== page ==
Michael Chertoff, former Director of Homeland Security and an author of the Patriot Act, will present a lecture Tuesday on the future of national security at Wellesley College.
The lecture will take place in the Tishman Commons at the Wang Campus Center on Tuesday, October 5 at 4:15 p.m., according to a press release. The event is free and open to the public.
"Having been the director of homeland security, he has perspective on these issues,” said Wellesley sociology professor Jonathan Imber. Imber is a former college roommate and old friend of Chertoff, and invited Chertoff to speak at the school. “He’s been talking a lot in the media about whether it’s reasonable or feasible that we can absolutely secure the borders, absolutely prevent terrorism."
During the lecture, Chertoff will discuss emerging security issues, including those posed by advanced technology. “To stay ahead of these we have to educate the next generation of scientists and engineers,” he said. He has appeared on television shows like CNN's "State of the Union," where he discussed the challenges of crafting a security strategy that addresses pervasive global threats.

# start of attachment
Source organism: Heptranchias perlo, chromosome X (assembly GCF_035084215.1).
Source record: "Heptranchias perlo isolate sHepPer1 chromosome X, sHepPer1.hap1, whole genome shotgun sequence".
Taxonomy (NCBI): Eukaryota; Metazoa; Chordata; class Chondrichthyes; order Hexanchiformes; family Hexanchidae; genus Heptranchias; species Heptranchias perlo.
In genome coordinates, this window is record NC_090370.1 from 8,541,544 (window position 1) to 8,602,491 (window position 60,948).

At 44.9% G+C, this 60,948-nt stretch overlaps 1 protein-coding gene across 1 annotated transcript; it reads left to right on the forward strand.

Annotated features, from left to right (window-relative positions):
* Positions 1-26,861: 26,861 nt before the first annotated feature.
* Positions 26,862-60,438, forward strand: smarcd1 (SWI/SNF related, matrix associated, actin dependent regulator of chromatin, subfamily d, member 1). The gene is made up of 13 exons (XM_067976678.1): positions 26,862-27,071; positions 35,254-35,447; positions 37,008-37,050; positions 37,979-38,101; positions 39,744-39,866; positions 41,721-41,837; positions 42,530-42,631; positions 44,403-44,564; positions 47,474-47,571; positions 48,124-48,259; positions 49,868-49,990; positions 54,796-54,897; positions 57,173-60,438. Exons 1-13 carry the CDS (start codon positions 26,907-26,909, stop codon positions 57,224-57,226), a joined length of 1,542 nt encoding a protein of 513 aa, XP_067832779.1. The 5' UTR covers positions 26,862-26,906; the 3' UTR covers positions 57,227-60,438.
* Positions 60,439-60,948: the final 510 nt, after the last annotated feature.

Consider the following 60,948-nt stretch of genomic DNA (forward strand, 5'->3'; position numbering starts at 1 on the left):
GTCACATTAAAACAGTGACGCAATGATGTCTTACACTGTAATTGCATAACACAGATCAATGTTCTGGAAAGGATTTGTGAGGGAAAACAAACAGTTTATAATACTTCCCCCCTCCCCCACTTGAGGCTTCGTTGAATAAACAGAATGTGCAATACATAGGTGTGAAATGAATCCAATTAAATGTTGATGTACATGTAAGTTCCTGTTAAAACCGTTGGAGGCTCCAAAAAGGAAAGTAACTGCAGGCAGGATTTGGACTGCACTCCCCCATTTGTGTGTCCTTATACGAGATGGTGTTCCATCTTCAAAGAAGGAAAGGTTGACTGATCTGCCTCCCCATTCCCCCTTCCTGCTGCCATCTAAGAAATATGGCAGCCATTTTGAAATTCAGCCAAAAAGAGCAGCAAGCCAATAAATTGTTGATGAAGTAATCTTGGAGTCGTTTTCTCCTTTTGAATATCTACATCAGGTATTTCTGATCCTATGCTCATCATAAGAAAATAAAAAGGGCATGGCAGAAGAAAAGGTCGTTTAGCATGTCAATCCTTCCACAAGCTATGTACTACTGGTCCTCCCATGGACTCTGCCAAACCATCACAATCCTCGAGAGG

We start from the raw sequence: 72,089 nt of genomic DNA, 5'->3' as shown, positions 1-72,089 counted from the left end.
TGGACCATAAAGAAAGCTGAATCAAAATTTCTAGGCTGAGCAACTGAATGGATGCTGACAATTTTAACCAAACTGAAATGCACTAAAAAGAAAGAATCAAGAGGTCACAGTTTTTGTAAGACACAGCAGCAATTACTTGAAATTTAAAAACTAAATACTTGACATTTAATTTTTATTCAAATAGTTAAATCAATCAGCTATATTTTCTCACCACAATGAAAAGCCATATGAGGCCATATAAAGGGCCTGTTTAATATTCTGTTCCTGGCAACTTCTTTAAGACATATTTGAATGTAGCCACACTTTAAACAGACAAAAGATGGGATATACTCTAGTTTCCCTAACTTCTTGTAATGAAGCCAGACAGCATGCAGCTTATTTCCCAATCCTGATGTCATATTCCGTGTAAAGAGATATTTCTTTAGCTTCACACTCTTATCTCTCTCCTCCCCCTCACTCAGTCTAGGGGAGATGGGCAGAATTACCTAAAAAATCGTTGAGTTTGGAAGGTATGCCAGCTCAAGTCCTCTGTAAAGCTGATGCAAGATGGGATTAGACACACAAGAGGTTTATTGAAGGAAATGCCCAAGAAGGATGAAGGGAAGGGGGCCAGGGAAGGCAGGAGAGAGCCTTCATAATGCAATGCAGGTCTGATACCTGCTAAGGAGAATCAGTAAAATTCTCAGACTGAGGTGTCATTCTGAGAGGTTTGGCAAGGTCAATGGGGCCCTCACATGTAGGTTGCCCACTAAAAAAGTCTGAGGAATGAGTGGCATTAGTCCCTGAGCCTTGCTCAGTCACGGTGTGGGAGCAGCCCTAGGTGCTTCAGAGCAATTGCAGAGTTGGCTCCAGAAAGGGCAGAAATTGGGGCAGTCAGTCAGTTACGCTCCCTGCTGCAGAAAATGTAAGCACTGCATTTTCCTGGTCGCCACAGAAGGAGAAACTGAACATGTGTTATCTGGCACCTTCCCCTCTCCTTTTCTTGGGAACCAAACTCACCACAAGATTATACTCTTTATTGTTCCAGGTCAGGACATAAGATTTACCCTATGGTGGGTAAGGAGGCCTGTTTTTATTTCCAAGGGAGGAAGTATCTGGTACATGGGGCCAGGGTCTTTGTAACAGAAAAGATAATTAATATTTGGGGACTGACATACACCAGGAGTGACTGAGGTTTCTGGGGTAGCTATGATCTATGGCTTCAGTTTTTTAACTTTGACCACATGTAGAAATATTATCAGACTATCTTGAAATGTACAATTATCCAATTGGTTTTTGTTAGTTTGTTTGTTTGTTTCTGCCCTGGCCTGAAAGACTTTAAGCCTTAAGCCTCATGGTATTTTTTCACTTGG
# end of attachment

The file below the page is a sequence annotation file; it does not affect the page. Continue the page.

"The enemy adapts as we adapt, and that's an ongoing process,” Chertoff told CNN. “So what people are seeing now is, it's no longer just South Asia, where we were focused on over the last several years. It's Yemen. It's Somalia. It's now North Africa. And that's alarming to people."
Chertoff served as director of Homeland Security from 2005-2009. Prior to that, he was a federal prosecutor, and conducted investigations into 9/11 and Enron with the Justice Department.
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